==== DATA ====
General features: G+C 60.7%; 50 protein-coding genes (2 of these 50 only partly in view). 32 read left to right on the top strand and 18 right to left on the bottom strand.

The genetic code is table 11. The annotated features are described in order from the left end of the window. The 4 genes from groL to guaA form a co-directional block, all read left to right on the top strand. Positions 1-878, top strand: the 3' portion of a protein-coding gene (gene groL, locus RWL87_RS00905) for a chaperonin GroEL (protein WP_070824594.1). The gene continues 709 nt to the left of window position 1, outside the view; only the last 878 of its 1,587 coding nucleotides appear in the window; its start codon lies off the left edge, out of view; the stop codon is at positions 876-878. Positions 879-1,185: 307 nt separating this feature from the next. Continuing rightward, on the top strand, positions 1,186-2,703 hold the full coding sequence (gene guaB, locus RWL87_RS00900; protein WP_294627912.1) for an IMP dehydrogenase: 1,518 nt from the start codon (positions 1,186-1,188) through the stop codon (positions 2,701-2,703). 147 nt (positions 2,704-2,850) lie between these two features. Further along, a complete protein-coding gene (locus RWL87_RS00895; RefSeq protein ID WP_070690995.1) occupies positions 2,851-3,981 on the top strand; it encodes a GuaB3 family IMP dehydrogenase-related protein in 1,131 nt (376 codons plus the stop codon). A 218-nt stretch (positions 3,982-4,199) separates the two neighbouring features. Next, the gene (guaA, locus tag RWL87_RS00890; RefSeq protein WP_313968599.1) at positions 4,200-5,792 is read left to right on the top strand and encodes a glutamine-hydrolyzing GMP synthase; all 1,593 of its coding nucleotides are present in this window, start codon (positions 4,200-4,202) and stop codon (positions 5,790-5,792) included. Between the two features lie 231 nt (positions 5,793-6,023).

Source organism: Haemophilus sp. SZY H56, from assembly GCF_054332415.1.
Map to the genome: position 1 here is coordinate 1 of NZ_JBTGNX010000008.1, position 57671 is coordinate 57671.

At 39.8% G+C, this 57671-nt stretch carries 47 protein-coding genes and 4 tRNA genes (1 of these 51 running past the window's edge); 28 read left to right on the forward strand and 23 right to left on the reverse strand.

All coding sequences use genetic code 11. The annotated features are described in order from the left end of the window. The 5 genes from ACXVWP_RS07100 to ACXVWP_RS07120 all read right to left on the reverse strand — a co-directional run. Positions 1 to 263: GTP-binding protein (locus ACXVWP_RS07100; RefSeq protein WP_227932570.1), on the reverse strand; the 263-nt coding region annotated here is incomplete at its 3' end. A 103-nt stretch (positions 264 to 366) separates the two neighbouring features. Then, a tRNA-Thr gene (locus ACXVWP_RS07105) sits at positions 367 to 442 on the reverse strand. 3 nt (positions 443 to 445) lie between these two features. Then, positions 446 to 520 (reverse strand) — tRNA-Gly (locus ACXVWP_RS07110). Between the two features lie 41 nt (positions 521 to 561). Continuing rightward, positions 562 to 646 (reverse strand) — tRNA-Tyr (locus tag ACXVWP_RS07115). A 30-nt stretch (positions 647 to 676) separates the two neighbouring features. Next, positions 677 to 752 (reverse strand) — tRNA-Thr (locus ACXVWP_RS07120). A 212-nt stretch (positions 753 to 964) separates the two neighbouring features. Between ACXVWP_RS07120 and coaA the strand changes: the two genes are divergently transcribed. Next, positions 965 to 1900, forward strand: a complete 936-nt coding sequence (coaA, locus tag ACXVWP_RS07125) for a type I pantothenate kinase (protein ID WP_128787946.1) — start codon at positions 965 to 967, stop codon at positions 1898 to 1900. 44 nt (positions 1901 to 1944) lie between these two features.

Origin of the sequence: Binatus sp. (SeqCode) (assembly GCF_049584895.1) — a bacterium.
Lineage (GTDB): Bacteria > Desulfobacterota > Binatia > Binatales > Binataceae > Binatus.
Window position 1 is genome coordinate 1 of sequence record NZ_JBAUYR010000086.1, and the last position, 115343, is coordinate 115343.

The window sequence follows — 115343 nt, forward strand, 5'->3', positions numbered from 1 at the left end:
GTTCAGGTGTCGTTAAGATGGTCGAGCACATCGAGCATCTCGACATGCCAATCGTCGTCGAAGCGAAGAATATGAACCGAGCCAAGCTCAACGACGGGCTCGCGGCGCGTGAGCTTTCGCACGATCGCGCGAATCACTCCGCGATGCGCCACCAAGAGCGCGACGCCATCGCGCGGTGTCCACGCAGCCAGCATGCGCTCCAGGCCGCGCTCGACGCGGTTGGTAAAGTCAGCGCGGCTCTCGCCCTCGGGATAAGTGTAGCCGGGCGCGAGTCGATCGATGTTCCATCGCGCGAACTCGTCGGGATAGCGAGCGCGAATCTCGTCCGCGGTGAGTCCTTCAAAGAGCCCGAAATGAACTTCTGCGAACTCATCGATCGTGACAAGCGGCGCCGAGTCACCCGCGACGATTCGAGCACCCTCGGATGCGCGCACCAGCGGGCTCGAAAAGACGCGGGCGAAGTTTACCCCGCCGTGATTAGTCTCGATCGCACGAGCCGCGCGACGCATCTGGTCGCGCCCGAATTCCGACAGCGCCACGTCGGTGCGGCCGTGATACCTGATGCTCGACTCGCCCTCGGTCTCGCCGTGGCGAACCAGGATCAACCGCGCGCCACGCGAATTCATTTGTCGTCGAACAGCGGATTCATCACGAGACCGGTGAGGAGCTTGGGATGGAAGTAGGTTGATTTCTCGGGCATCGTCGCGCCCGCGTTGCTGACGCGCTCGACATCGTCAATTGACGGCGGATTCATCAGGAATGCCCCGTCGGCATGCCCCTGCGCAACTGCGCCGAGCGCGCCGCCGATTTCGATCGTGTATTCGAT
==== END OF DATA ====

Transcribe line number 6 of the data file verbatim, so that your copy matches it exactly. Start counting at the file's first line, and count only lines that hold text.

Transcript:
All coding sequences use genetic code 11. The annotated features are described in order from the left end of the window. The 5 genes from ACXVWP_RS07100 to ACXVWP_RS07120 all read right to left on the reverse strand — a co-directional run. Positions 1 to 263: GTP-binding protein (locus ACXVWP_RS07100; RefSeq protein WP_227932570.1), on the reverse strand; the 263-nt coding region annotated here is incomplete at its 3' end. A 103-nt stretch (positions 264 to 366) separates the two neighbouring features. Then, a tRNA-Thr gene (locus ACXVWP_RS07105) sits at positions 367 to 442 on the reverse strand. 3 nt (positions 443 to 445) lie between these two features. Then, positions 446 to 520 (reverse strand) — tRNA-Gly (locus ACXVWP_RS07110). Between the two features lie 41 nt (positions 521 to 561). Continuing rightward, positions 562 to 646 (reverse strand) — tRNA-Tyr (locus tag ACXVWP_RS07115). A 30-nt stretch (positions 647 to 676) separates the two neighbouring features. Next, positions 677 to 752 (reverse strand) — tRNA-Thr (locus ACXVWP_RS07120). A 212-nt stretch (positions 753 to 964) separates the two neighbouring features. Between ACXVWP_RS07120 and coaA the strand changes: the two genes are divergently transcribed. Next, positions 965 to 1900, forward strand: a complete 936-nt coding sequence (coaA, locus tag ACXVWP_RS07125) for a type I pantothenate kinase (protein ID WP_128787946.1) — start codon at positions 965 to 967, stop codon at positions 1898 to 1900. 44 nt (positions 1901 to 1944) lie between these two features.